People with rheumatoid arthritis (RA), endometriosis and inflammatory bowel disease (IBD) are at greater risk of developing fibromyalgia or chronic and widespread pain later in life, a population-based study in Sweden suggests.
The data are consistent with the central sensitization phenomena caused by these diseases, leading to onset of fibromyalgia and chronic pain, and highlight the need for pain itself to be a clinical focus in people with such conditions.
Widespread, long-lasting pain is a common symptom of several chronic diseases. Scientists suspect these pain episodes alter the way a person’s central nervous system — the brain and spinal cord — perceives pain.
It gets oversensitive and over-reactive to pain — a state called central sensitization — making a person experience pain with things that normally are not painful, like a simple touch (allodynia), and to feel more pain with stimuli that are typically not as painful (hyperalgesia).
To date, there is limited evidence supporting a cause and effect relationship between the underlying disease and the onset of widespread pain.
Researchers investigated if people with a chronic disease who have pain as a common symptom — including those with rheumatoid arthritis (RA), endometriosis, or inflammatory bowel disease (IBD) — are more prone to develop widespread pain, including fibromyalgia (FM) or chronic widespread pain (CWP), later in life.
For that, the team analyzed the health records of 889,938 adult patients followed from 2007 to 2016, and documented in the Swedish Skåne Healthcare register. Mean follow-up time was more than nine years.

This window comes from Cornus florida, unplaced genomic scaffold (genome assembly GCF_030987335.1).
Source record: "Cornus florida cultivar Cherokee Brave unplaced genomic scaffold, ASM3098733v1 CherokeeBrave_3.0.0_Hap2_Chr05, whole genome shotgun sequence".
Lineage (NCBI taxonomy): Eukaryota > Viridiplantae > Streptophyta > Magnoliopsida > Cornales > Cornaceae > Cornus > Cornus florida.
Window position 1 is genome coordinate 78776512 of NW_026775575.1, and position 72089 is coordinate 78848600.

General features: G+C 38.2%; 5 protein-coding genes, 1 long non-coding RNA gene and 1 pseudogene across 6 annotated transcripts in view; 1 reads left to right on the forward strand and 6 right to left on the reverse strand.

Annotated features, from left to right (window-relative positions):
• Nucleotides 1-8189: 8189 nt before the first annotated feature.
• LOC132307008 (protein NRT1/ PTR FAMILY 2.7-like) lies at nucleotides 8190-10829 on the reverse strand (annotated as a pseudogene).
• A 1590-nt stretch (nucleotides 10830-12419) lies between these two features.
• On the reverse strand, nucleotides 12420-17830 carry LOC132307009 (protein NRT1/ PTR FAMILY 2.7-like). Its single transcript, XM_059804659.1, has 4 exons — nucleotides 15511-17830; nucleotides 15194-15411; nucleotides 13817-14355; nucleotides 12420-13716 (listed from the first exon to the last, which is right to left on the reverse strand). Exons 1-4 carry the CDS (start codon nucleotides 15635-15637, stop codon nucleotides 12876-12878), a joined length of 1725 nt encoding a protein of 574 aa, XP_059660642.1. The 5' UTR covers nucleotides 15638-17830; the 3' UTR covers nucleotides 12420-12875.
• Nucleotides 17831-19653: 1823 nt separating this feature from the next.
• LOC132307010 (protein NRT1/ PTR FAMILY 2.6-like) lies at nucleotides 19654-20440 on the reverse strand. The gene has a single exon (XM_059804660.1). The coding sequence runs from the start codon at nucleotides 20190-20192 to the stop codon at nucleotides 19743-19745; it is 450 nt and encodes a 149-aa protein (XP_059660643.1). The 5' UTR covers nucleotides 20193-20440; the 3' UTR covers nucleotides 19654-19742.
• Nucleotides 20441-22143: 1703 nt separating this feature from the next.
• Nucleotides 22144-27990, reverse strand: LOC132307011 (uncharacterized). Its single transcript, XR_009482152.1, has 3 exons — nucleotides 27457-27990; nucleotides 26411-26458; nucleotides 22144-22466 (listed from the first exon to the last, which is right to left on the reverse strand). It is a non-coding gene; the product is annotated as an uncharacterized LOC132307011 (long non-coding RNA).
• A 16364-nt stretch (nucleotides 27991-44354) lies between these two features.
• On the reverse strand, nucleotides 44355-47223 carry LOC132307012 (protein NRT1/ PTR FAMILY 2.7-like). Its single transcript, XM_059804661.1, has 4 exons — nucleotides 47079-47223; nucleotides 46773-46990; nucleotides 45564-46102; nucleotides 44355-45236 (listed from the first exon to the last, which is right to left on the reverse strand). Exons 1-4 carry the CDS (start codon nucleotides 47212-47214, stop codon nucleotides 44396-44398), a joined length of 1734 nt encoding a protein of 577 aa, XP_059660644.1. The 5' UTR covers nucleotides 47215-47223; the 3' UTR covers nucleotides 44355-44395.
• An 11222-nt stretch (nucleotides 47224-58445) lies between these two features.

People with rheumatoid arthritis served as a positive control, given that a link between this chronic disease and risk of fibromyalgia has previously been shown.
Over the study period, a total of 1,739 people with chronic widespread pain and 4,016 with fibromyalgia — translating into a final prevalence of 0.5% — were identified.
Both conditions were more common in women than in men; nearly all cases of fibromyalgia (94.9%) occurred in women and a large part (76.7%) of people with chronic widespread pain were females.
Further analysis revealed that all three investigated chronic diseases were significantly associated with greater susceptibility to fibromyalgia. Patients with RA or endometriosis also were at greater risk of chronic widespread pain.
Those with rheumatoid arthritis were nearly three times more likely to develop fibromyalgia or CWP later on, compared to patients without rheumatoid arthritis.
A similar tendency was observed in people with endometriosis — a 2.83 increased risk of fibromyalgia and a 5.02 increased risk of CWP — showing that endometriosis is a risk factor of almost equal magnitude as the better studied rheumatoid arthritis.
People with IBD were also more susceptible, with a 2.32 higher risk of developing fibromyalgia.
“In conclusion, this study shows that RA, endometriosis and IBD strongly predispose for later widespread pain, a common hypothesis previously difficult to verify due to lack of longitudinal data,” the researchers wrote.
The findings are “consistent with a hypothesis of central sensitization as an effect of a painful underlying condition,” they said, adding this could have potential implications for clinical practice with regard to awareness and treatment of pain.
“Diagnosing and treating pain conditions as diseases in their own right, also among patients suffering from other chronic disease, could improve these patients’ function and quality of life and may even avoid generalization of pain,” the team concluded.